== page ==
Both apps manipulate selfhood into profitable shapes without the vague terminology of influencer, as the influencer paradigm doesn’t really apply when the whole platform is—literally or figuratively—marketplace. Teens embody trends and then sell these commodifiable personas in time to move on to another, from one popular dance to another clunky sneaker style. This immediate turnover and demand for attention requires users to self-advertise and incessantly promote their own material and brand; in allowing anyone to become a star, everyone vies for the spotlight. On the one hand, these apps create a democratic space for cultural production, but they are also eerily totalizing. Depop commodifies style and TikTok does the same to dances and memes. Together the apps produce a cultural drift wherein everything converges on a single center or trend. The constant exchange of ideas through these platforms rests on their accessibility and the ease with which the apps learn what its audience likes. The prominence  of TikTok cosplay may not rest on user desire to watch 15 seconds of an amateur actor dressed in 1920s garb performing overly-animated hand motions, but rather the algorithm’s insistence on showcasing videos tagged #POV (point of view). In this contained world, content creators benefit from the app’s design, until the distinction between A.I.-generated trends and user-generated trends becomes inconsequential.




For many, TikTok and Depop provide a space to subvert the norms of fast fashion and mass media. Instead, they offer equally consumerist alternatives focused on the individual and Gen-Z as a whole without regard for older media traditions. However, some stereotypes and structures have been recycled from generations past. The ubiquitous TikTok e-boy—often distinguishable by his graphic tee layered over a striped long-sleeve shirt, black nailpolish, and middle part—is not unlike the 80s moody heartthrob in his embodiment of alternative attraction. Similarly, tag sales have long made a market out of repurposing another’s goods. Yet the method employed by both apps feels revolutionary because they connect teens across the world with others in a way that allows everyone to feel seen and heard. Rebranding into the compact platforms of TikTok and Depop offers a new audience and necessitates movement forward into the technological abyss of endless content.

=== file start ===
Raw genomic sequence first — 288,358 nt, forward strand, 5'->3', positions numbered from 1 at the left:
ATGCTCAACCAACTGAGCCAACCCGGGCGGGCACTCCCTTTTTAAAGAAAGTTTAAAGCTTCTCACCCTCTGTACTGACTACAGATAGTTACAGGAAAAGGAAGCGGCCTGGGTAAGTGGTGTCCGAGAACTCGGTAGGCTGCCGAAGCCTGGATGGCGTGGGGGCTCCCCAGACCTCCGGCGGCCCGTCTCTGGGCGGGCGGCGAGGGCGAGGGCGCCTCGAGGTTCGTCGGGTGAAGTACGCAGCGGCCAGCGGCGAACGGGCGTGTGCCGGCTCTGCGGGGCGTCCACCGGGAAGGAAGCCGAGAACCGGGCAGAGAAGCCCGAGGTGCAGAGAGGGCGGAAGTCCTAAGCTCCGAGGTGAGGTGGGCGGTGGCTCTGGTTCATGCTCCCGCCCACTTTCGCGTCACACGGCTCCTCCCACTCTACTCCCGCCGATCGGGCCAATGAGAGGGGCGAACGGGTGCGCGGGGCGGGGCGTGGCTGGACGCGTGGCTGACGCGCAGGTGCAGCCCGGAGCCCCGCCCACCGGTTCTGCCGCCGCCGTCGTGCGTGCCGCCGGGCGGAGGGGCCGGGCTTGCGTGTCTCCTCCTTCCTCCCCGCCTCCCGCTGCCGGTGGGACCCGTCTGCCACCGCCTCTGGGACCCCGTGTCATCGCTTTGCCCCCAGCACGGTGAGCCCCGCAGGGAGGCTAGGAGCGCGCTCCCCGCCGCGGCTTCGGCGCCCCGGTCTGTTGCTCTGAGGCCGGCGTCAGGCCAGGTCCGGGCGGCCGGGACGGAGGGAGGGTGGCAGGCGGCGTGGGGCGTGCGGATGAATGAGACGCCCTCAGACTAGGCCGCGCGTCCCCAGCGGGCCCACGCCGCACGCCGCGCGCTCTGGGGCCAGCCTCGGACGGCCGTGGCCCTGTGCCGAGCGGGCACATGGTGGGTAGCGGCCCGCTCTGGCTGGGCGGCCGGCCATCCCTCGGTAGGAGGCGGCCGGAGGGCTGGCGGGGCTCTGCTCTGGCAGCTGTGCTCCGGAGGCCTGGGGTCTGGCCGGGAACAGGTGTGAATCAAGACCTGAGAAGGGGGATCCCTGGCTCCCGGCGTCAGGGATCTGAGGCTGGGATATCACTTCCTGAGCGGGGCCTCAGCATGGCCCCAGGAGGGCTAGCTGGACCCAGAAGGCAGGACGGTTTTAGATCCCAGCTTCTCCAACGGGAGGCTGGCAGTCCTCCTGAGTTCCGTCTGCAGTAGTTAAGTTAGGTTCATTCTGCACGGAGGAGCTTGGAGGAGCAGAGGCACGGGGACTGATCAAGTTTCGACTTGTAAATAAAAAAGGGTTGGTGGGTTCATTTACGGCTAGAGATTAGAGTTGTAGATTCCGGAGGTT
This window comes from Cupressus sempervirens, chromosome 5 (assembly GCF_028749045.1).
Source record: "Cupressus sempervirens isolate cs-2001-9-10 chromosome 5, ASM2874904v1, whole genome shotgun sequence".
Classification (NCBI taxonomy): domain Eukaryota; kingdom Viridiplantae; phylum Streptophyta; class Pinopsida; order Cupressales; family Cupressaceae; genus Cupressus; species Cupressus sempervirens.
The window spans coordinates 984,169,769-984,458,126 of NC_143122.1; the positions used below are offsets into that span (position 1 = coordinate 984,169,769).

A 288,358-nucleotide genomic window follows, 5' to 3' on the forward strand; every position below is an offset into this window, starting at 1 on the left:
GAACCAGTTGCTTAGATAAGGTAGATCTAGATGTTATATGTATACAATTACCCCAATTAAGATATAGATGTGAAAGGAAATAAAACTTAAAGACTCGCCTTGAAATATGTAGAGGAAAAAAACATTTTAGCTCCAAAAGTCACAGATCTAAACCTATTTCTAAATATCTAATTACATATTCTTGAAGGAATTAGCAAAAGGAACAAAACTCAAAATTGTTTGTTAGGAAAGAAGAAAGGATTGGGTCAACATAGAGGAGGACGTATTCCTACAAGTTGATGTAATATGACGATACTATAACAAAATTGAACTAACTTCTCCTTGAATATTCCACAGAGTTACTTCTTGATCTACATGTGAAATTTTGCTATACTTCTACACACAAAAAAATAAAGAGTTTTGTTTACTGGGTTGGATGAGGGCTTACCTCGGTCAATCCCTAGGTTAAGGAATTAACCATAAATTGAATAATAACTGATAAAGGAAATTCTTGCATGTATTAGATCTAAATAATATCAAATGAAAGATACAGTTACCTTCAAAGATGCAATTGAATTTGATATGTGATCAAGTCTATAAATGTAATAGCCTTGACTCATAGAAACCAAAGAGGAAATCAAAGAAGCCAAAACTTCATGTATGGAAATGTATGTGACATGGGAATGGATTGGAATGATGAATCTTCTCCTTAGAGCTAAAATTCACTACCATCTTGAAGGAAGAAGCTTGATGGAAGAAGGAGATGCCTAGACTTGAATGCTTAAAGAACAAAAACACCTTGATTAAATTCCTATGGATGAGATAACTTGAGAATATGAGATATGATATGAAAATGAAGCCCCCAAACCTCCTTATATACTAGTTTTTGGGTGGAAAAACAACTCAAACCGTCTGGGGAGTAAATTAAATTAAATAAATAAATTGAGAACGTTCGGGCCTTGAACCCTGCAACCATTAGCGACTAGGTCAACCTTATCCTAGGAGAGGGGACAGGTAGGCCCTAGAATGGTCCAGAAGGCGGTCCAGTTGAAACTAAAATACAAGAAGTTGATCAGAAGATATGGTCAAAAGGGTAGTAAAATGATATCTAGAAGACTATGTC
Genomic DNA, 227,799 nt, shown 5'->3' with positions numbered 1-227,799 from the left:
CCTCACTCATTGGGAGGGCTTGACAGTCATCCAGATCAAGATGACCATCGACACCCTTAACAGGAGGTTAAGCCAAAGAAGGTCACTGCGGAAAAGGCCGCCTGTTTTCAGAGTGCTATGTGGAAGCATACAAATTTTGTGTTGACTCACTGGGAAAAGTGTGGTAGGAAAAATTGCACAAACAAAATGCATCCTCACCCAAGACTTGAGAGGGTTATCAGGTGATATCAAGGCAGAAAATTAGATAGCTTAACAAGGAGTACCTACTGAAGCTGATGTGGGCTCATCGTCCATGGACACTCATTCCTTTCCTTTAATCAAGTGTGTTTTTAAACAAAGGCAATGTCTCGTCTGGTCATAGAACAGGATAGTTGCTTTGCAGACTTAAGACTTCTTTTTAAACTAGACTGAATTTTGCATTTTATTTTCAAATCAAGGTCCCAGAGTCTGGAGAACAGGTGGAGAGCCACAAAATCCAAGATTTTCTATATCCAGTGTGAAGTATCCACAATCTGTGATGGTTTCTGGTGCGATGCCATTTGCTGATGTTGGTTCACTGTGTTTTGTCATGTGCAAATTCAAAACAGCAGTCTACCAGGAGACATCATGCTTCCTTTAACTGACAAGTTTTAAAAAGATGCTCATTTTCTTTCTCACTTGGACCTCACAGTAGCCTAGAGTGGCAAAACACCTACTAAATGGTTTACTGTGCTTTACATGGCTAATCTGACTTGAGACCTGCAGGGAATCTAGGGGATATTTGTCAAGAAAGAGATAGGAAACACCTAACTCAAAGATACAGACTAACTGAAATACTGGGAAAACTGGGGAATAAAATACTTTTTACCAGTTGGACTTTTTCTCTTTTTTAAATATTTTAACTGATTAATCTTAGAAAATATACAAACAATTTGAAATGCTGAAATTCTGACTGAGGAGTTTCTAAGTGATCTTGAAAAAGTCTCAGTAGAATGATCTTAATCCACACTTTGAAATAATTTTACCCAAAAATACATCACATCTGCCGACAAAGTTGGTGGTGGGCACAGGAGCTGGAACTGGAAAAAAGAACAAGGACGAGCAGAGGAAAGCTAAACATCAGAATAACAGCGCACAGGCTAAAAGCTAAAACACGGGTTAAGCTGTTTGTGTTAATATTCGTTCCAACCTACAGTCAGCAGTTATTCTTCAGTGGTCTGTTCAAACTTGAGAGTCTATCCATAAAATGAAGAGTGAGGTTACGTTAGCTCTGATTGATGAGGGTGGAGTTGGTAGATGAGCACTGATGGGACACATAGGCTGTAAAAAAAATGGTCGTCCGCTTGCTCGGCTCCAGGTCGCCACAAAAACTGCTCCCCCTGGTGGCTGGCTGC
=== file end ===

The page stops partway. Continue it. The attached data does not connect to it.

Other social media sites like Twitter, Instagram, and Facebook are designed to give space for users to shout into the void, projecting their innermost thoughts or the most palatable versions of their lives. But social media sites popular with today’s youth are designed to do the opposite. After purchasing a pair of enamel earrings featuring two cats breaking into a vault, I left a review for the Depop storefront and the owner left one for me as a customer. Our success as individuals in the virtual space is contingent upon mutual respect for others’ roles and the understanding that we need each other. Many users of the app are both buyers and sellers, engaging in a trade that mimics evolving roles in the real world. We are not simply consumers or producers, but constantly self-advocating and self-advertising.

Likewise, the format of TikTok facilitates conversation and communication across videos on a split screen. Young TikTok stars often collaborate on videos (some even living together to perform this task with ease), choreographing together to create a cohesive brand for the app and themselves. Charlie D’Amelio, arguably the most famous of TikTok creators, is often referred to as “having the hype,” terminology that is specific to the app and perfectly encapsulates the instantaneous phenomenon that dominates the platform. Just as dance trends go viral overnight, D’Amelio rose to fame with startling speed. She frequently dances with other stars, and her videos are often dueted by users hoping to be noticed, sometimes even cheering her on or “hyping her up.” The comment section of her app is bustling with people defending and attacking her, most notably for her normalcy. Her videos are often single-takes of her dancing in a sparsely decorated room, and her popularity speaks to the value of the everyday. Anyone could be Charlie D’Amelio, and youth across the globe are both competing and collaborating to fill that role.

Both Depop and TikTok facilitate connections within an insular community of teen creators that outsiders may try to contribute to but never can. The technology is designed to reinforce what is already popular, dictated by what interests Gen-Z. The apps contain an ongoing conversation that is virtually inaccessible to those who have not already been listening, uncovering not only what Zoomers like, but, more importantly, what they are willing to pay for. Scrolling through TikTok, I often glance at Depop advertisements, as both apps speak to the same audience—those born too late to be YouTube famous but who still recognize the value of the vlog and the profitability of the mundane. I’m not sure how completely I fit into that camp, but I still can’t stop scrolling.


ANABELLE JOHNSTON B'23 refuses to put her selfhood up for sale.